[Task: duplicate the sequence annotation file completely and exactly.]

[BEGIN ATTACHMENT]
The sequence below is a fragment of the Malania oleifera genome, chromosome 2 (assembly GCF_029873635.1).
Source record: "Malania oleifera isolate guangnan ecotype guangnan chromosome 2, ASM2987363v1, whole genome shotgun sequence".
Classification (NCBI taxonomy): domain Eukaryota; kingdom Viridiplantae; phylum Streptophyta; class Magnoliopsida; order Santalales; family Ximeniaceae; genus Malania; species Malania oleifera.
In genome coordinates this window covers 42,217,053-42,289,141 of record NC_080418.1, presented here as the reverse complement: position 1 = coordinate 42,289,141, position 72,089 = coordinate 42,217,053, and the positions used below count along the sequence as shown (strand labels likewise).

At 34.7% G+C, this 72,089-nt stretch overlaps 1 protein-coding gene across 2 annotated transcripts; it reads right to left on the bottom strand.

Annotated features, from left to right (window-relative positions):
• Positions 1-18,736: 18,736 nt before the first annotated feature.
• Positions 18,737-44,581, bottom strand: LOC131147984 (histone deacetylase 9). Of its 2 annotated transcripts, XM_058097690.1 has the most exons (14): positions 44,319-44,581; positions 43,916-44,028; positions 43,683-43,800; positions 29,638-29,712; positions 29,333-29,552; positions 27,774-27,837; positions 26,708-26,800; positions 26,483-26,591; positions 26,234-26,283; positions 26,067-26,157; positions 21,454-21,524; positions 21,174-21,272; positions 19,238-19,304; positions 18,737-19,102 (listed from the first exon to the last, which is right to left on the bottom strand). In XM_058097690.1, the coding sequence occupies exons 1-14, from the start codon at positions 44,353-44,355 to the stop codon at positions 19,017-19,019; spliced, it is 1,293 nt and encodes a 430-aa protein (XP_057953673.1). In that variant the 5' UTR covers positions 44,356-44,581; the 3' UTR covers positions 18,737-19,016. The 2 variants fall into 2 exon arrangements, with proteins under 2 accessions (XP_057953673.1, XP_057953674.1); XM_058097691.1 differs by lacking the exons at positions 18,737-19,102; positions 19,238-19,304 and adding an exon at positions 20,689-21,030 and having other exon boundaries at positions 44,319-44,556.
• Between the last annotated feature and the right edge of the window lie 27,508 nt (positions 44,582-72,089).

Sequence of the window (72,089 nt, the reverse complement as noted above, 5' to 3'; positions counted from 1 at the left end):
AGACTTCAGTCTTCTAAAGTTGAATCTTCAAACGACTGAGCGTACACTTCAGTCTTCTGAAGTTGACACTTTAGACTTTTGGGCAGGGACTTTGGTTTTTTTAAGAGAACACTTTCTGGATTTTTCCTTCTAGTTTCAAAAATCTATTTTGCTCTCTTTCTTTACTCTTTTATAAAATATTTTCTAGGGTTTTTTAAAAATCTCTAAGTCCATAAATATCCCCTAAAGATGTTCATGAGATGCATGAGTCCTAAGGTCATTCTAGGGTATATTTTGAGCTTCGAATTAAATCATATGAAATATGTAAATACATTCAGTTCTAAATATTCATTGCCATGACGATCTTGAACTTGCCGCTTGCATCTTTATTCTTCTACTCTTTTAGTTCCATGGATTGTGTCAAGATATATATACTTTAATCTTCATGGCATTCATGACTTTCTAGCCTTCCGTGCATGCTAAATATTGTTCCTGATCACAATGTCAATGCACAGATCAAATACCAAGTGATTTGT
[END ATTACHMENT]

The sequence below is a fragment of the Malania oleifera genome, chromosome 2 (assembly GCF_029873635.1).
Source record: "Malania oleifera isolate guangnan ecotype guangnan chromosome 2, ASM2987363v1, whole genome shotgun sequence".
Classification (NCBI taxonomy): domain Eukaryota; kingdom Viridiplantae; phylum Streptophyta; class Magnoliopsida; order Santalales; family Ximeniaceae; genus Malania; species Malania oleifera.
In genome coordinates this window covers 42,217,053-42,289,141 of record NC_080418.1, presented here as the reverse complement: position 1 = coordinate 42,289,141, position 72,089 = coordinate 42,217,053, and the positions used below count along the sequence as shown (strand labels likewise).

At 34.7% G+C, this 72,089-nt stretch overlaps 1 protein-coding gene across 2 annotated transcripts; it reads right to left on the bottom strand.

Annotated features, from left to right (window-relative positions):
• Positions 1-18,736: 18,736 nt before the first annotated feature.
• Positions 18,737-44,581, bottom strand: LOC131147984 (histone deacetylase 9). Of its 2 annotated transcripts, XM_058097690.1 has the most exons (14): positions 44,319-44,581; positions 43,916-44,028; positions 43,683-43,800; positions 29,638-29,712; positions 29,333-29,552; positions 27,774-27,837; positions 26,708-26,800; positions 26,483-26,591; positions 26,234-26,283; positions 26,067-26,157; positions 21,454-21,524; positions 21,174-21,272; positions 19,238-19,304; positions 18,737-19,102 (listed from the first exon to the last, which is right to left on the bottom strand). In XM_058097690.1, the coding sequence occupies exons 1-14, from the start codon at positions 44,353-44,355 to the stop codon at positions 19,017-19,019; spliced, it is 1,293 nt and encodes a 430-aa protein (XP_057953673.1). In that variant the 5' UTR covers positions 44,356-44,581; the 3' UTR covers positions 18,737-19,016. The 2 variants fall into 2 exon arrangements, with proteins under 2 accessions (XP_057953673.1, XP_057953674.1); XM_058097691.1 differs by lacking the exons at positions 18,737-19,102; positions 19,238-19,304 and adding an exon at positions 20,689-21,030 and having other exon boundaries at positions 44,319-44,556.
• Between the last annotated feature and the right edge of the window lie 27,508 nt (positions 44,582-72,089).

Sequence of the window (72,089 nt, the reverse complement as noted above, 5' to 3'; positions counted from 1 at the left end):
AGACTTCAGTCTTCTAAAGTTGAATCTTCAAACGACTGAGCGTACACTTCAGTCTTCTGAAGTTGACACTTTAGACTTTTGGGCAGGGACTTTGGTTTTTTTAAGAGAACACTTTCTGGATTTTTCCTTCTAGTTTCAAAAATCTATTTTGCTCTCTTTCTTTACTCTTTTATAAAATATTTTCTAGGGTTTTTTAAAAATCTCTAAGTCCATAAATATCCCCTAAAGATGTTCATGAGATGCATGAGTCCTAAGGTCATTCTAGGGTATATTTTGAGCTTCGAATTAAATCATATGAAATATGTAAATACATTCAGTTCTAAATATTCATTGCCATGACGATCTTGAACTTGCCGCTTGCATCTTTATTCTTCTACTCTTTTAGTTCCATGGATTGTGTCAAGATATATATACTTTAATCTTCATGGCATTCATGACTTTCTAGCCTTCCGTGCATGCTAAATATTGTTCCTGATCACAATGTCAATGCACAGATCAAATACCAAGTGATTTGT